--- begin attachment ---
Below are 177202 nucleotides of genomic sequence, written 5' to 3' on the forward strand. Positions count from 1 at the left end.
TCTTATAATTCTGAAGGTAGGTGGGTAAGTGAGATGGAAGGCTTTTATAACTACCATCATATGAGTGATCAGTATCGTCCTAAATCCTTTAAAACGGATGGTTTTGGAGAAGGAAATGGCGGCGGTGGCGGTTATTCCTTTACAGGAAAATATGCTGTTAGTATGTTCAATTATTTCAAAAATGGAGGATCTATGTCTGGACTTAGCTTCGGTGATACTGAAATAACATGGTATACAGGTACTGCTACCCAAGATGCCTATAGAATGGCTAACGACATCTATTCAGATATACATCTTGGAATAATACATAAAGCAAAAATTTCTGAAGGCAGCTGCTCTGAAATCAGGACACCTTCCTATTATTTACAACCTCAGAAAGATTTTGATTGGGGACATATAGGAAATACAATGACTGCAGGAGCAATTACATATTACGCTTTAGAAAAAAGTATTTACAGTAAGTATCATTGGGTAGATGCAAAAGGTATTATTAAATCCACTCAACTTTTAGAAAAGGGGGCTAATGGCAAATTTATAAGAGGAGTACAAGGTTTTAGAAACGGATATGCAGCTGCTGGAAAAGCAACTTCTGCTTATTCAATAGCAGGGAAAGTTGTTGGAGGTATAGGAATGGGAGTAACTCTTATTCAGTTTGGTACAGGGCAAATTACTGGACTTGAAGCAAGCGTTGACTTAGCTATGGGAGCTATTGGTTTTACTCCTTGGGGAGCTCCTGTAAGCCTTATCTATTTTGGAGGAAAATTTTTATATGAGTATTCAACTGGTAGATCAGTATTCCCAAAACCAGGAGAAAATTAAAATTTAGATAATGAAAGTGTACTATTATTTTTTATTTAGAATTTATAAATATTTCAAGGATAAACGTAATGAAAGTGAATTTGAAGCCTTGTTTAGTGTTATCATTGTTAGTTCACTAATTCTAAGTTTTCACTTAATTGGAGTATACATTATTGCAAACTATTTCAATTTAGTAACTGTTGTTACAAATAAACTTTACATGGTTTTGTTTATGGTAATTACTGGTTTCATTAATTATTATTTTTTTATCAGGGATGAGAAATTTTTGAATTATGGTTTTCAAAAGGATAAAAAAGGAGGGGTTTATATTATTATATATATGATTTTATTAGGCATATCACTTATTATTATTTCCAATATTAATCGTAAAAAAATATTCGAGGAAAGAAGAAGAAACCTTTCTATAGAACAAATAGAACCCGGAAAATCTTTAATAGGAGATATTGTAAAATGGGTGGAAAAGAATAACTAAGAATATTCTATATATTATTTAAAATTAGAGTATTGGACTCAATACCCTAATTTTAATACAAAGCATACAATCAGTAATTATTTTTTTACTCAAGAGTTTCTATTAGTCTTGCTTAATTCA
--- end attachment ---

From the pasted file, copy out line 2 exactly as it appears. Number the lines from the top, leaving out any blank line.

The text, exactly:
TCTTATAATTCTGAAGGTAGGTGGGTAAGTGAGATGGAAGGCTTTTATAACTACCATCATATGAGTGATCAGTATCGTCCTAAATCCTTTAAAACGGATGGTTTTGGAGAAGGAAATGGCGGCGGTGGCGGTTATTCCTTTACAGGAAAATATGCTGTTAGTATGTTCAATTATTTCAAAAATGGAGGATCTATGTCTGGACTTAGCTTCGGTGATACTGAAATAACATGGTATACAGGTACTGCTACCCAAGATGCCTATAGAATGGCTAACGACATCTATTCAGATATACATCTTGGAATAATACATAAAGCAAAAATTTCTGAAGGCAGCTGCTCTGAAATCAGGACACCTTCCTATTATTTACAACCTCAGAAAGATTTTGATTGGGGACATATAGGAAATACAATGACTGCAGGAGCAATTACATATTACGCTTTAGAAAAAAGTATTTACAGTAAGTATCATTGGGTAGATGCAAAAGGTATTATTAAATCCACTCAACTTTTAGAAAAGGGGGCTAATGGCAAATTTATAAGAGGAGTACAAGGTTTTAGAAACGGATATGCAGCTGCTGGAAAAGCAACTTCTGCTTATTCAATAGCAGGGAAAGTTGTTGGAGGTATAGGAATGGGAGTAACTCTTATTCAGTTTGGTACAGGGCAAATTACTGGACTTGAAGCAAGCGTTGACTTAGCTATGGGAGCTATTGGTTTTACTCCTTGGGGAGCTCCTGTAAGCCTTATCTATTTTGGAGGAAAATTTTTATATGAGTATTCAACTGGTAGATCAGTATTCCCAAAACCAGGAGAAAATTAAAATTTAGATAATGAAAGTGTACTATTATTTTTTATTTAGAATTTATAAATATTTCAAGGATAAACGTAATGAAAGTGAATTTGAAGCCTTGTTTAGTGTTATCATTGTTAGTTCACTAATTCTAAGTTTTCACTTAATTGGAGTATACATTATTGCAAACTATTTCAATTTAGTAACTGTTGTTACAAATAAACTTTACATGGTTTTGTTTATGGTAATTACTGGTTTCATTAATTATTATTTTTTTATCAGGGATGAGAAATTTTTGAATTATGGTTTTCAAAAGGATAAAAAAGGAGGGGTTTATATTATTATATATATGATTTTATTAGGCATATCACTTATTATTATTTCCAATATTAATCGTAAAAAAATATTCGAGGAAAGAAGAAGAAACCTTTCTATAGAACAAATAGAACCCGGAAAATCTTTAATAGGAGATATTGTAAAATGGGTGGAAAAGAATAACTAAGAATATTCTATATATTATTTAAAATTAGAGTATTGGACTCAATACCCTAATTTTAATACAAAGCATACAATCAGTAATTATTTTTTTACTCAAGAGTTTCTATTAGTCTTGCTTAATTCA